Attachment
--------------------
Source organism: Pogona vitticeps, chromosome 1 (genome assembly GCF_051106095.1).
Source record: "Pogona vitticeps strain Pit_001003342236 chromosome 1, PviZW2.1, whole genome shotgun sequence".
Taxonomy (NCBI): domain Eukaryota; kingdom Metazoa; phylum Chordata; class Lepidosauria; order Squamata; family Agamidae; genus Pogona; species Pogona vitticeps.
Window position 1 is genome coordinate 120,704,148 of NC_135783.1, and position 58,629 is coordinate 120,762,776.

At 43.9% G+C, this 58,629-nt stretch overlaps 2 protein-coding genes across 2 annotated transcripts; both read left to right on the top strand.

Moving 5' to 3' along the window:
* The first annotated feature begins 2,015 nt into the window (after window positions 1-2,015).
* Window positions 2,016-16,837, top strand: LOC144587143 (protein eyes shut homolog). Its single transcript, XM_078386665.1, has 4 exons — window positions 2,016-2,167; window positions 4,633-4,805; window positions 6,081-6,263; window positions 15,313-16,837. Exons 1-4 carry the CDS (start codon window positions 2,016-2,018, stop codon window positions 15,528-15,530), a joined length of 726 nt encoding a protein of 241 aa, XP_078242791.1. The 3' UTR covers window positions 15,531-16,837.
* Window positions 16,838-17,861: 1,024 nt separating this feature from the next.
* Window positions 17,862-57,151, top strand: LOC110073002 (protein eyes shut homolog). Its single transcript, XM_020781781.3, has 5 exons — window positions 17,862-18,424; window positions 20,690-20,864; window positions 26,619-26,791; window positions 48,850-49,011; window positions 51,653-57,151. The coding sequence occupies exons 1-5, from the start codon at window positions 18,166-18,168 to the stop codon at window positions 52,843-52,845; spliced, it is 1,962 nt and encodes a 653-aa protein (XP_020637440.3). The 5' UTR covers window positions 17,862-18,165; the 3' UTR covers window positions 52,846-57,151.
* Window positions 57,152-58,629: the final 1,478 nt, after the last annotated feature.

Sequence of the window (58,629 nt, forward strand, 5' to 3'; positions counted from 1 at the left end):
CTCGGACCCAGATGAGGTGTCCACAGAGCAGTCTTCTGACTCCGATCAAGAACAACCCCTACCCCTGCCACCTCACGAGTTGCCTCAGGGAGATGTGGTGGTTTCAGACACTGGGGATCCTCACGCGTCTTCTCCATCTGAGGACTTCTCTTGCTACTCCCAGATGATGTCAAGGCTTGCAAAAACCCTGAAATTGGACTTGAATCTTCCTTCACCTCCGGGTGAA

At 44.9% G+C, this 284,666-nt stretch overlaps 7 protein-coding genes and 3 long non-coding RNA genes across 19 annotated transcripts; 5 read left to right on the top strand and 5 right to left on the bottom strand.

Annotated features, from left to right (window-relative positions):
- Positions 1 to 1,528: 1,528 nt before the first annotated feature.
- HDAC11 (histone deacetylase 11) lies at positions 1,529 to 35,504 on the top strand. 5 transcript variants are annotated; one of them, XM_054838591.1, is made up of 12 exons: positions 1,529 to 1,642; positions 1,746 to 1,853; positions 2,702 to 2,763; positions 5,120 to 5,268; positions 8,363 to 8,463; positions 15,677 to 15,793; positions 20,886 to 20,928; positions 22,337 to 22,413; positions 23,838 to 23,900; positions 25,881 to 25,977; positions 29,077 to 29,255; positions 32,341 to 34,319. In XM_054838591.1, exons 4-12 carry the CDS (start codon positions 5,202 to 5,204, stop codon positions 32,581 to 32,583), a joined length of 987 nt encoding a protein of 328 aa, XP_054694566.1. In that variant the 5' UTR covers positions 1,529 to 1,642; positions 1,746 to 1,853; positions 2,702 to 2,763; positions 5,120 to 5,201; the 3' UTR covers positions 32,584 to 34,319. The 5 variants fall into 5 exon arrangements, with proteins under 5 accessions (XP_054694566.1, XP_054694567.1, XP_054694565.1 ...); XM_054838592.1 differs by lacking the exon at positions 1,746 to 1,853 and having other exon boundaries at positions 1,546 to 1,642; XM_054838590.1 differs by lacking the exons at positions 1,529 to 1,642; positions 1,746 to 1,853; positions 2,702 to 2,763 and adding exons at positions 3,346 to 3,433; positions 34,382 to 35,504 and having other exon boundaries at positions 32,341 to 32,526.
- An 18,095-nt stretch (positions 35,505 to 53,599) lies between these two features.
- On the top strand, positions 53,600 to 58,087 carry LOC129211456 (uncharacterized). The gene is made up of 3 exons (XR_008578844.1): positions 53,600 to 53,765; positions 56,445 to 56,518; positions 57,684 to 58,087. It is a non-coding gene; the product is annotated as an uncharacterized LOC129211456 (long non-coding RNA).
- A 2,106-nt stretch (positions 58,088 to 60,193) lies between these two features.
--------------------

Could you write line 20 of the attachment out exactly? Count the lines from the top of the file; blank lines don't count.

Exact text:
- A 2,106-nt stretch (positions 58,088 to 60,193) lies between these two features.